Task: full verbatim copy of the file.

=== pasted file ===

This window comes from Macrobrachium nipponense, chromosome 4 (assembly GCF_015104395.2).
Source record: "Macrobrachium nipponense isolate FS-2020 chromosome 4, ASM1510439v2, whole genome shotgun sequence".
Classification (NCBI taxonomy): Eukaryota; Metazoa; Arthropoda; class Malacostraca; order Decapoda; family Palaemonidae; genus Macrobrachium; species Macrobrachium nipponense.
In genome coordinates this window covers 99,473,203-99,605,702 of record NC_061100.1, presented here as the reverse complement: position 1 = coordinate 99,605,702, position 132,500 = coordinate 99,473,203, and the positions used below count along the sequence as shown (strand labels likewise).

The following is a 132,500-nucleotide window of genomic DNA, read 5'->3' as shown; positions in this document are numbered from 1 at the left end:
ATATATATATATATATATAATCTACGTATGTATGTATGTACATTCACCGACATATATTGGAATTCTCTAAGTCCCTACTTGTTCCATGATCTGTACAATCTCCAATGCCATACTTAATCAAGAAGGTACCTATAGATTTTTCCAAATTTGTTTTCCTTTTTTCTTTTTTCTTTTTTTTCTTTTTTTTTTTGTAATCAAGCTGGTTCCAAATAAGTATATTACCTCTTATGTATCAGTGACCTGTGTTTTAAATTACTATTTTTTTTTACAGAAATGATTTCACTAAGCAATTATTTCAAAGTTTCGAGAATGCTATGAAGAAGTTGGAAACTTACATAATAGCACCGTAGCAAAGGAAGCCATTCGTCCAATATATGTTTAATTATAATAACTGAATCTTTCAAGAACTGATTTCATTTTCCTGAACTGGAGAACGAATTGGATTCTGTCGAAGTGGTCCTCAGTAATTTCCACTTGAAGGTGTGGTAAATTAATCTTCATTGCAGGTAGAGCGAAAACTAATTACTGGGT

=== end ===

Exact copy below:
This window comes from Macrobrachium nipponense, chromosome 4 (assembly GCF_015104395.2).
Source record: "Macrobrachium nipponense isolate FS-2020 chromosome 4, ASM1510439v2, whole genome shotgun sequence".
Classification (NCBI taxonomy): Eukaryota; Metazoa; Arthropoda; class Malacostraca; order Decapoda; family Palaemonidae; genus Macrobrachium; species Macrobrachium nipponense.
In genome coordinates this window covers 99,473,203-99,605,702 of record NC_061100.1, presented here as the reverse complement: position 1 = coordinate 99,605,702, position 132,500 = coordinate 99,473,203, and the positions used below count along the sequence as shown (strand labels likewise).

The following is a 132,500-nucleotide window of genomic DNA, read 5'->3' as shown; positions in this document are numbered from 1 at the left end:
ATATATATATATATATATAATCTACGTATGTATGTATGTACATTCACCGACATATATTGGAATTCTCTAAGTCCCTACTTGTTCCATGATCTGTACAATCTCCAATGCCATACTTAATCAAGAAGGTACCTATAGATTTTTCCAAATTTGTTTTCCTTTTTTCTTTTTTCTTTTTTTTCTTTTTTTTTTTGTAATCAAGCTGGTTCCAAATAAGTATATTACCTCTTATGTATCAGTGACCTGTGTTTTAAATTACTATTTTTTTTTACAGAAATGATTTCACTAAGCAATTATTTCAAAGTTTCGAGAATGCTATGAAGAAGTTGGAAACTTACATAATAGCACCGTAGCAAAGGAAGCCATTCGTCCAATATATGTTTAATTATAATAACTGAATCTTTCAAGAACTGATTTCATTTTCCTGAACTGGAGAACGAATTGGATTCTGTCGAAGTGGTCCTCAGTAATTTCCACTTGAAGGTGTGGTAAATTAATCTTCATTGCAGGTAGAGCGAAAACTAATTACTGGGT